I’m not really up for talking about this. So I thought I might write it once, in place of a video, and let that be it. Instead of replying, if you could just think a nice thought or ‘raise your glass’… know that I feel your support and kindness. I’m ready to put this part of the story away, and just focus on my special moments and wonderful memories with Mylah.
As most of you know I recently adopted a second Great Dane named Mylah. It started as a foster situation, as I’ve fostered for the organization where I adopted Slim several times over the last two years.
Mylah was in rough shape when I first brought her home. Many of you saw the videos, I’m sure. She had a number of tumors removed, had open wounds, infected gums, and a variety of other issues. She was also much older than I originally thought. Three vets have aged her at “a hard 7″. The average life span of a Great Dane is 7-10 years. A “hard 7″ meaning… at least 7 years old, but with a rough life.
Much of this wasn’t so obvious in her photos. She was quite photogenic, and she did have her beautiful qualities.
But she walked with a limp, fell down a lot (her back legs seemed to just give out on her) and she couldn’t get in and out of the car by herself. Mostly due to age, arthritis in her back and some past injuries.
I loved her anyway.
I chose to adopt her.
I felt like at her age, and in her condition, she needed somewhere to call home while she lived out the rest of her life. I had become very attached to her, and knew I had both the time and the means to care for her special needs. She really did need someone home with her full time.
And like I said, I had become very attached. She looked at me with such appreciation, and adoration, and I felt the same toward her. She added so much to my life…
I spent four beautiful months with Mylah, and I cherish every minute of every day of that four months. She was “at home” here with us from day one, and took to Slim as his sidekick. While she couldn’t keep up, she did her best – and I had lots of laughs with her over it. Especially when Slim was running his crazy figure-8 speed laps around the both of us.
Mylah followed me everywhere I went, slept at the end of my bed, stayed on a bed beside my desk while I worked, and her and Slim both went with me on errands. It took a step stool and a helping hand to get her in and out of the car, but she loved to go for a ride.
I had two nick names for her: “old lady” and “smylah”. Because she had the oldest, kindest eyes – full of stories I wish she could tell me. And because she smiled at me sometimes. Especially when I would lie down on her big fluffy bed and cuddle her, or look over at her and whisper “I love you.”
Her Last Week
During her last week she became distant with me. And not just with me, but also with her “green ducky” – which she toted with her everywhere, and curled up with to sleep. At one point I was concerned she couldn’t see me, but it turned out she was just ignoring me. :p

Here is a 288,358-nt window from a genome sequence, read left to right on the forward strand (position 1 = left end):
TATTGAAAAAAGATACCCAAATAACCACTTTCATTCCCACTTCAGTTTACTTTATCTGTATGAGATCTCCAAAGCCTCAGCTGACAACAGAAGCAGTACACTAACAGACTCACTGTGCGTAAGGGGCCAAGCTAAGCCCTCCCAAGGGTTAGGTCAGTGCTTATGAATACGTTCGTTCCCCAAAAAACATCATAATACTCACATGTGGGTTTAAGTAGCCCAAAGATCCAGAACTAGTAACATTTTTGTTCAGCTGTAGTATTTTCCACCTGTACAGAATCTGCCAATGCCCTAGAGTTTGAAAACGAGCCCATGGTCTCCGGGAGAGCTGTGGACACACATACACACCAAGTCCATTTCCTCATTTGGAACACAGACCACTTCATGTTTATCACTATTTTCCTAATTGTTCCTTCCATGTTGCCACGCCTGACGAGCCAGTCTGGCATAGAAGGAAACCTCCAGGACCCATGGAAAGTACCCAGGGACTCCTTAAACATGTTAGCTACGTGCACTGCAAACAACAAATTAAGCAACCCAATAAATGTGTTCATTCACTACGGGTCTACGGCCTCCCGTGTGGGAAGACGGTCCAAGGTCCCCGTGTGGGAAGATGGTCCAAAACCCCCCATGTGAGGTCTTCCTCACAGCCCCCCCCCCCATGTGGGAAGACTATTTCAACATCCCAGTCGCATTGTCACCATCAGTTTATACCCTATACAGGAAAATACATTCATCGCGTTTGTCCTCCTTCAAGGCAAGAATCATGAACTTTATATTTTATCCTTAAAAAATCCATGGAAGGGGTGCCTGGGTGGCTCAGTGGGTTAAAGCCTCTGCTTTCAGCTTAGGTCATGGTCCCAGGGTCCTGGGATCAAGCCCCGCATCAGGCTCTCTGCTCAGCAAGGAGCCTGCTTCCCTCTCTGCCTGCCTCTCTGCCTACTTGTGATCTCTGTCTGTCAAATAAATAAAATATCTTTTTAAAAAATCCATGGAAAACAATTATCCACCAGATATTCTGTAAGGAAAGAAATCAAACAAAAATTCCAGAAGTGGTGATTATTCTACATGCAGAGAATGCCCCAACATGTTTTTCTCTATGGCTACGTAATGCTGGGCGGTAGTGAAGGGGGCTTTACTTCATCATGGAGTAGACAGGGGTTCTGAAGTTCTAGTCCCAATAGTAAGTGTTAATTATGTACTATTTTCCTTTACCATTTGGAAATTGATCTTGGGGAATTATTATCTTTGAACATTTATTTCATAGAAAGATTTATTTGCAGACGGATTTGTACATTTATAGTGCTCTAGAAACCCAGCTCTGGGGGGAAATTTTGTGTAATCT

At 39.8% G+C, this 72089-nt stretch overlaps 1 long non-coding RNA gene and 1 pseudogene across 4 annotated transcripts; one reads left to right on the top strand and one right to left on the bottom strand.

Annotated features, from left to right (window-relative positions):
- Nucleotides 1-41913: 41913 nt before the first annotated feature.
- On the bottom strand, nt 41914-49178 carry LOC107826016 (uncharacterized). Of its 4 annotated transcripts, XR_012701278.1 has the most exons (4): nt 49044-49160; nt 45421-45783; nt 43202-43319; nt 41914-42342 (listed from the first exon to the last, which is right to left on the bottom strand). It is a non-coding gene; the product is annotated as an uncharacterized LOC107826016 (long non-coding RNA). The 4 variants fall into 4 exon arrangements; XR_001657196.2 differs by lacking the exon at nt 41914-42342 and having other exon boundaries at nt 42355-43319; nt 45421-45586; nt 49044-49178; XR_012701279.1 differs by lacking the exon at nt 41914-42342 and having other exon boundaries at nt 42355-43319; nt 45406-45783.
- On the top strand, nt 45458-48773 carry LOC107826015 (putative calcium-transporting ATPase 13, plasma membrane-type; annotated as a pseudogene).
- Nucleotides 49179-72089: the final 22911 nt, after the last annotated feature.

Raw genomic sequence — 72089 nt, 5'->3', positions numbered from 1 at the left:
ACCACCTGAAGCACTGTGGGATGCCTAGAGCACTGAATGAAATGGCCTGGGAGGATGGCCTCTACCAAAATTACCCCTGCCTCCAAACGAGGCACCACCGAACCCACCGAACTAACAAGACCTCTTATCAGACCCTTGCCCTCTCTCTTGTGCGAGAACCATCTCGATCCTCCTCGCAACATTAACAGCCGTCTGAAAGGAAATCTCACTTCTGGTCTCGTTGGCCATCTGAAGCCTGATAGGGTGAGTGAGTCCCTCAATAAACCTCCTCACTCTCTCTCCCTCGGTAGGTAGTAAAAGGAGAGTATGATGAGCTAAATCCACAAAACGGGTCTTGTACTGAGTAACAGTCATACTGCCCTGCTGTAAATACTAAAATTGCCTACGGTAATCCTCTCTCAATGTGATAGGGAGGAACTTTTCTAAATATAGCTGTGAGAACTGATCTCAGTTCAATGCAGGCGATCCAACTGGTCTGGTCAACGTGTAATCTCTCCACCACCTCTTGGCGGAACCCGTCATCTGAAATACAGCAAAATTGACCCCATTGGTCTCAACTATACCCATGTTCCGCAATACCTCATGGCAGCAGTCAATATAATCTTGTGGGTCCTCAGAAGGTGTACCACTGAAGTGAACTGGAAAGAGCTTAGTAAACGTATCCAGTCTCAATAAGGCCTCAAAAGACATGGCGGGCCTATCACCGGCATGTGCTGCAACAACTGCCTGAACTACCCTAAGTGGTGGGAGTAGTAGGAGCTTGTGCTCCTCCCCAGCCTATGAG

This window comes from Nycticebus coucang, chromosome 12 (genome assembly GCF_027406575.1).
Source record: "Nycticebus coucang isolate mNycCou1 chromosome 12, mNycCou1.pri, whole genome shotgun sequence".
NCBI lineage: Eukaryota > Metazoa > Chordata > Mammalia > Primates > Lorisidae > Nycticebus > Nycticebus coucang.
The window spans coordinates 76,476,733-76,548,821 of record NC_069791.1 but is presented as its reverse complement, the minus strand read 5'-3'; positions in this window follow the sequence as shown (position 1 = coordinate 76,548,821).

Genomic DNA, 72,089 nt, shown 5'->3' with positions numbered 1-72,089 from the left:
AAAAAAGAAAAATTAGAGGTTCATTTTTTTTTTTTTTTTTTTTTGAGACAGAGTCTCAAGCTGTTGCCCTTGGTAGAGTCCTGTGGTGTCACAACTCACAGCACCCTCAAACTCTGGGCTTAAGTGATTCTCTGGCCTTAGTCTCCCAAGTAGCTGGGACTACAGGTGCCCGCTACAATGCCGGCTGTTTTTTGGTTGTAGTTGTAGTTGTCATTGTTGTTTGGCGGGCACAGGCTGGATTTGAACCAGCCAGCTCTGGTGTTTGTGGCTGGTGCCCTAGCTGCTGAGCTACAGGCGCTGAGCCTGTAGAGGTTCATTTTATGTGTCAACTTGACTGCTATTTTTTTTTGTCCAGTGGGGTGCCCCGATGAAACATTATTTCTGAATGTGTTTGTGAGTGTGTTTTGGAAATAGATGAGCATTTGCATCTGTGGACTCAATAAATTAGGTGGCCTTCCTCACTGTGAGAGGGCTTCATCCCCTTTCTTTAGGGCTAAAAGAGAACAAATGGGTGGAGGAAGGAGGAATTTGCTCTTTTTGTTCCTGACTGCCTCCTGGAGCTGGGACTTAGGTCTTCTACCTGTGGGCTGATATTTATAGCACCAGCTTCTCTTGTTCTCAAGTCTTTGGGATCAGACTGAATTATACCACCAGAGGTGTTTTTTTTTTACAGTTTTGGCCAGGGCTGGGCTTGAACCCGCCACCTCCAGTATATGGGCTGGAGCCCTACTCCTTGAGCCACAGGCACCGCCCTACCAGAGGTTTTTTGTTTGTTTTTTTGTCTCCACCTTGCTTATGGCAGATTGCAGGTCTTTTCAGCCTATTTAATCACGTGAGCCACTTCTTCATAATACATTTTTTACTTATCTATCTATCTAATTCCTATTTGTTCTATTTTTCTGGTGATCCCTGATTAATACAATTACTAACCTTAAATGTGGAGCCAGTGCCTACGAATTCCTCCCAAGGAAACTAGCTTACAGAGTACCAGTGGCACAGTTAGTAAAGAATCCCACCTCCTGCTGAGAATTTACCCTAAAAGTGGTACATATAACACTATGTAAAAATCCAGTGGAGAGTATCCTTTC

She just seemed “moody” or tired, but I kept a close eye on her. She was eating and drinking and going out (potty) like normal, and seemed okay otherwise. It’s just that she would go off by herself – sleep in another room – and seemed a bit distant. Nothing major.
Then late Sunday evening she got sick. She threw up a clear foamy liquid. She was also pacing and restless, but not complaining – no crying or whining. As the night wore on she started behaving oddly, trying to get into small spaces – like behind furniture and under the lower deck – which was very unusual for her.
Monday, June 11th
First thing the next morning I called my vet to let them know, and then took her to the veterinary hospital. She was still drinking water and going potty, still no other symptoms, but I thought it best to get her in right away.
She was already in shock by the time we got there, and started bloating up quickly. The doctor also said she was severely dehydrated – which surprised me, given she was still drinking and peeing, and not acting lethargic.
I felt terrible. It all happened so fast, and progressed so quickly.
It had been a 1 hour 15 minute drive to get there, and she seemed like her usual self – enjoying the ride. When we walked in she wanted to greet everyone in the waiting area, along with their birds and cats and pups. She has such a sweet demeanor and is such a lover. You would have never known she was in pain, or that she was dying.
I certainly didn’t… She never once complained. In hindsight, it made me wonder how much pain she was in before with her back and her hind legs. Every time she fell she would just struggle a bit, then get right back up and keep going. A time or two she “peeped” but it was rare.
The doctor ran tests and did an x-ray, and saw that her stomach had twisted.
Danes are most susceptible to this condition of the stomach flipping or twisting, but it happens in other large breeds as well. From what I understand it can happen at any time, but is most common toward the end, in the last years. Once the stomach becomes contorted it can cause damage to the liver, pancreas and heart.
Mylah passed away that afternoon. I was sitting in the floor in front of her wiping her mouth (she was drooling). She walked forward and laid down, and put her head in my lap. I bent over and put my forehead to hers, rubbing her ears and whispering to her… when I felt her stop breathing.
With tears rolling down my face, I just held her. And I imagined her in a place where she was running through the grass with no pain and no limp… free and happy.
I had no idea I would be coming back without her when we left home that morning. It was one of the hardest trips I’ve ever had to make. It all happened so fast. I was completely stunned.
I’m glad she is no longer suffering. And I’m so very glad I had the short time with her that I did. She added something so special to my life – a love that I will continue to hold in my heart… forever.